How encryption can help the finance industry win the battle against cyberattacks
Why fully functional data-in-use encryption is THE tool to help financial institutions mitigate the costs of data breaches.
Over one-third of CFOs said cybersecurity is among their highest concerns according to Jefferson Wells' new 2022 CFO Priorities Survey. More than 200 CFOs in the United States were asked to share their top priorities, and their concern is more than justified.
CFOs also need to understand the battle against cyberattacks clearly. When compared to other industries, security requirements for the finance industry are already tight. With data security as a big game changer in 2023, employees must be aware of best data security practices, as human error is also a significant threat.
However, cybersecurity is a C-suite-level issue involving implementing clear policies, training, a cybersecurity division, digitisation, transformation, and attracting the best talent. These are all part of a robust strategy that complies with cybersecurity regulations.
A research report by Proxy also showed that modern data breaches targeting large-scale financial institutions are on the rise, especially among those with underdeveloped cybersecurity protocols. With increased cyber threats, changing regulations & compliance, and the digitisation of banking and commerce, financial institutions are a top target for hackers with unprecedented amounts of information on bank accounts, credit cards, retirement funds, and other data in their systems. Leaks have resulted in millions of user records and cost millions to companies that faced major cybersecurity issues.
The cost of a data breach
- $5.97m: The average cost to financial institutions of a data breach in 2021 (Banking Journal)
- $590m: Ransomware fees paid by financial institutions during the first six months of 2021 (Berkley Financial Services)
Hacks in financial institutions in 2022
The financial sector ranked second across all industries for data breaches in 2022, right behind the government sector according to Flashpoint's 2022 Financial Threat Landscape. More than half of the incidents were caused by general hacking, which includes techniques such as phishing, e-skimming methods, malware, and ransomware. To mention a few:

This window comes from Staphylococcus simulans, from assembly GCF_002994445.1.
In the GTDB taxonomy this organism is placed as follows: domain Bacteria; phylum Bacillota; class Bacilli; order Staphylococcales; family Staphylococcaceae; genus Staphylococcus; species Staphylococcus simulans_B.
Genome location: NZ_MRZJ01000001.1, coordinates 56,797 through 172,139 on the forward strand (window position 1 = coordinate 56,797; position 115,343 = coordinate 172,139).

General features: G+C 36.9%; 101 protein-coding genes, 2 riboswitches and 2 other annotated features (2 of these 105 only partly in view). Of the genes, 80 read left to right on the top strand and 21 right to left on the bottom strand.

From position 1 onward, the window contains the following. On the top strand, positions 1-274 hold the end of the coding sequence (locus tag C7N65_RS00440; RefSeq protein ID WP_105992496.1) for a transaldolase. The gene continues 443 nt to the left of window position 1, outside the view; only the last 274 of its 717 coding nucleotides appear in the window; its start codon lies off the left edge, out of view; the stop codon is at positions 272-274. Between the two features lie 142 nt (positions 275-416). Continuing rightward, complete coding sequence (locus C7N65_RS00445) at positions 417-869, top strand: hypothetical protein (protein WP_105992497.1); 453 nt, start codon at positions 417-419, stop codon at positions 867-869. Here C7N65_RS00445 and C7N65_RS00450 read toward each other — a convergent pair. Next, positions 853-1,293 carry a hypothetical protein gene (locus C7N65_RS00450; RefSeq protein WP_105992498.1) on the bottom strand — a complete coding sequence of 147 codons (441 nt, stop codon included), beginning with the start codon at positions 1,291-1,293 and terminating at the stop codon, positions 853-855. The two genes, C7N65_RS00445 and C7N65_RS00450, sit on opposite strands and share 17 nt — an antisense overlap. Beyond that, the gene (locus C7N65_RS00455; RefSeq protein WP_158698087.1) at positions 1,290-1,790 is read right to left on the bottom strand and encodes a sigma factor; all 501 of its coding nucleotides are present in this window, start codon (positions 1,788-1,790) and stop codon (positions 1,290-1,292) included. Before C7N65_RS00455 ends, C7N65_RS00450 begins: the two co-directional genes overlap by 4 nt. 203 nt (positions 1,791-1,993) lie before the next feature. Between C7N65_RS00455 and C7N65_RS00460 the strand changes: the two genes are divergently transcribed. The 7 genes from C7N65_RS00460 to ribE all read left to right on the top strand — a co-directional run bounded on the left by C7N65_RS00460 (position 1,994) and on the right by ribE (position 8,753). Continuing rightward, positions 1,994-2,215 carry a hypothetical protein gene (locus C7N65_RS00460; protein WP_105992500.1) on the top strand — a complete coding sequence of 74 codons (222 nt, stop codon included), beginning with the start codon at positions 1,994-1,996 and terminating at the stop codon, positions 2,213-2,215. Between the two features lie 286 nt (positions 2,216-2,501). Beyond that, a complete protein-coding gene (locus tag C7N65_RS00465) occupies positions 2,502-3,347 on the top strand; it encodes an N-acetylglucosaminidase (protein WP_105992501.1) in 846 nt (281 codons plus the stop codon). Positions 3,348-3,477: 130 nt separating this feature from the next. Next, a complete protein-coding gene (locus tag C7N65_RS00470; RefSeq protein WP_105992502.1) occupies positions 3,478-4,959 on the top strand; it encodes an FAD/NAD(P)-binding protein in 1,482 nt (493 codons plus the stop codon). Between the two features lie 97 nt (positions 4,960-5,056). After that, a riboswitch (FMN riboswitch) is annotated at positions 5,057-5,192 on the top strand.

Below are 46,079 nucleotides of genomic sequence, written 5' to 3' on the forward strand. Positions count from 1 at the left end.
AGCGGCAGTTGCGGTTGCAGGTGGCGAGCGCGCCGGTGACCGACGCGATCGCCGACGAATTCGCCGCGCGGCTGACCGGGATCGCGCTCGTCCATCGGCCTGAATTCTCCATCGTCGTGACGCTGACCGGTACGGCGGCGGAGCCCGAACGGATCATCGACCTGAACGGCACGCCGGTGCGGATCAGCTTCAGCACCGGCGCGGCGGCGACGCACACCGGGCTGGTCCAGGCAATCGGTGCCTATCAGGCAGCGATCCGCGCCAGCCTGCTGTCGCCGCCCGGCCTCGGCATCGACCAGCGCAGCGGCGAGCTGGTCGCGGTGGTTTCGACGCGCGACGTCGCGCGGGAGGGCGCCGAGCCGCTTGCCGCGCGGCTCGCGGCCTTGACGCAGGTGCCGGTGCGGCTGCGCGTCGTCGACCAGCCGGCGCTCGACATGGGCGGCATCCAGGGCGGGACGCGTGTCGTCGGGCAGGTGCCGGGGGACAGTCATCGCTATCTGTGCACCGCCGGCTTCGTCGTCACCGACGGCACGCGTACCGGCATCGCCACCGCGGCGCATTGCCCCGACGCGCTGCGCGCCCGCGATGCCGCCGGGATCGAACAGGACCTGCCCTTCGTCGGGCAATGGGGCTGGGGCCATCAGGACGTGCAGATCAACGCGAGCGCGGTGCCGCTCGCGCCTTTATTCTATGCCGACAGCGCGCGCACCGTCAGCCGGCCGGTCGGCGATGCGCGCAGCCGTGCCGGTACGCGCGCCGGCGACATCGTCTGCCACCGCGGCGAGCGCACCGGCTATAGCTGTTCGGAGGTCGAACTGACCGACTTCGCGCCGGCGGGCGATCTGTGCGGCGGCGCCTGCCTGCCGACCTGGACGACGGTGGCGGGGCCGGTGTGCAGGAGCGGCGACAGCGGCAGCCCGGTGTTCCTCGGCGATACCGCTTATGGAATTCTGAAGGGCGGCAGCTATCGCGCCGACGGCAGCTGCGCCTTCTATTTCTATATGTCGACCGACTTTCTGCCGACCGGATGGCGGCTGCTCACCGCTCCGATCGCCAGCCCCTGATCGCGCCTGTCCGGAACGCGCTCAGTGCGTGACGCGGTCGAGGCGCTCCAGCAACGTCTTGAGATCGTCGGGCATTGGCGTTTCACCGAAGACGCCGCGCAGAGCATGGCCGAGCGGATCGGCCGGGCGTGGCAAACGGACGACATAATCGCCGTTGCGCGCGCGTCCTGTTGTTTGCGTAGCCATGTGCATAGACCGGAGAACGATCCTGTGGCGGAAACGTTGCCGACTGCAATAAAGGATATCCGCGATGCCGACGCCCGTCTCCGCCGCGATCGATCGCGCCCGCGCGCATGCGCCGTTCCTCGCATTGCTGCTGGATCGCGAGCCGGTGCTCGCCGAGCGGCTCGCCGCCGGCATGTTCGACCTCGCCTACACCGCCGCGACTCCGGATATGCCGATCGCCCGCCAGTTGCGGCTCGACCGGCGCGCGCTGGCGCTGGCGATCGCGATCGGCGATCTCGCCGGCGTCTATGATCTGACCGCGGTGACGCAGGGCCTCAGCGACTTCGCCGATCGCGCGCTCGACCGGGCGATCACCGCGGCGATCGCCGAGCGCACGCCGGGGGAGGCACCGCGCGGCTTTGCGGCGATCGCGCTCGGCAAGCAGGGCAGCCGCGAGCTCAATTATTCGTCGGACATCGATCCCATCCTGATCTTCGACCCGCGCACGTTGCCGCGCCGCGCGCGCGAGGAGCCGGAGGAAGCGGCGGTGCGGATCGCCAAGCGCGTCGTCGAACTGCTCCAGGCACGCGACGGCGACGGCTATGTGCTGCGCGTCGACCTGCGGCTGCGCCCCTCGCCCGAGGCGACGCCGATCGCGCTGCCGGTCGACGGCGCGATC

- Lakeview Loan Servicing: The fourth-largest mortgage loan servicer in the United States suffered a breach that affected more than 2.5 million consumers.
- Crypto.com: One of the best-known cryptocurrency exchanges in the world faced an incident that led to unauthorised withdrawals worth up to $35m.
- Flagstar Bank: A June 2022 investigation determined that 1.5 million customers were reportedly affected, having their names and other personally identifiable information (PII) exposed.
- Receivables Performance Management: In October 2022, the debt collection company based in Lynnwood, Washington, first notified about 3.7 million customers about suffering a data breach 18 months earlier.
- California Department of Finance: In December 2022, California Cyber Security Integration Center (Cal-CSIC) confirmed and identified an intrusion. The state has been focused on a plan to evaluate, contain and mitigate future vulnerabilities with the California Privacy Rights Act (CPRA).
How to take protective action to prevent a financial data breach
Legislative cybersecurity mandates are ever-evolving in light of the current cyber landscape. Technical requirements are becoming more stringent to meet the finance industry's increased cyber risks. The bad news is that breaches will continue. The good news is that technology is evolving just as fast.